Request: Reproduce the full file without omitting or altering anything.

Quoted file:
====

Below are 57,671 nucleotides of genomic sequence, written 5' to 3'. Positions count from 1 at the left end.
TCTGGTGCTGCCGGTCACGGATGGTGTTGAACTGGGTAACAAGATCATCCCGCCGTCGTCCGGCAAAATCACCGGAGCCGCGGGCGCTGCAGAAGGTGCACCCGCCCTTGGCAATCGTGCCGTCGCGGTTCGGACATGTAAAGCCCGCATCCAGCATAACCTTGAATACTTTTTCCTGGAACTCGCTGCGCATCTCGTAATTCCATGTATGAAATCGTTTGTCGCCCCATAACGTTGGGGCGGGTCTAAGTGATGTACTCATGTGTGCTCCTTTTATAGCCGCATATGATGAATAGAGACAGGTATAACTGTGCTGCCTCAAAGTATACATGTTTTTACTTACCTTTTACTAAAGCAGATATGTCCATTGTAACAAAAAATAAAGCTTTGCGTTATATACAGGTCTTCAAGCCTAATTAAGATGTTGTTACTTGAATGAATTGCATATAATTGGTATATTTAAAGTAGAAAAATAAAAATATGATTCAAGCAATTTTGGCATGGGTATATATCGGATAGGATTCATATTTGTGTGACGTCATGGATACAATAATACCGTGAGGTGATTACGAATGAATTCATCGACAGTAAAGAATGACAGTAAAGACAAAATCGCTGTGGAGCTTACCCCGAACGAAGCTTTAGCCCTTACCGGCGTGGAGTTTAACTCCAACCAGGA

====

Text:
Below are 57,671 nucleotides of genomic sequence, written 5' to 3'. Positions count from 1 at the left end.
TCTGGTGCTGCCGGTCACGGATGGTGTTGAACTGGGTAACAAGATCATCCCGCCGTCGTCCGGCAAAATCACCGGAGCCGCGGGCGCTGCAGAAGGTGCACCCGCCCTTGGCAATCGTGCCGTCGCGGTTCGGACATGTAAAGCCCGCATCCAGCATAACCTTGAATACTTTTTCCTGGAACTCGCTGCGCATCTCGTAATTCCATGTATGAAATCGTTTGTCGCCCCATAACGTTGGGGCGGGTCTAAGTGATGTACTCATGTGTGCTCCTTTTATAGCCGCATATGATGAATAGAGACAGGTATAACTGTGCTGCCTCAAAGTATACATGTTTTTACTTACCTTTTACTAAAGCAGATATGTCCATTGTAACAAAAAATAAAGCTTTGCGTTATATACAGGTCTTCAAGCCTAATTAAGATGTTGTTACTTGAATGAATTGCATATAATTGGTATATTTAAAGTAGAAAAATAAAAATATGATTCAAGCAATTTTGGCATGGGTATATATCGGATAGGATTCATATTTGTGTGACGTCATGGATACAATAATACCGTGAGGTGATTACGAATGAATTCATCGACAGTAAAGAATGACAGTAAAGACAAAATCGCTGTGGAGCTTACCCCGAACGAAGCTTTAGCCCTTACCGGCGTGGAGTTTAACTCCAACCAGGA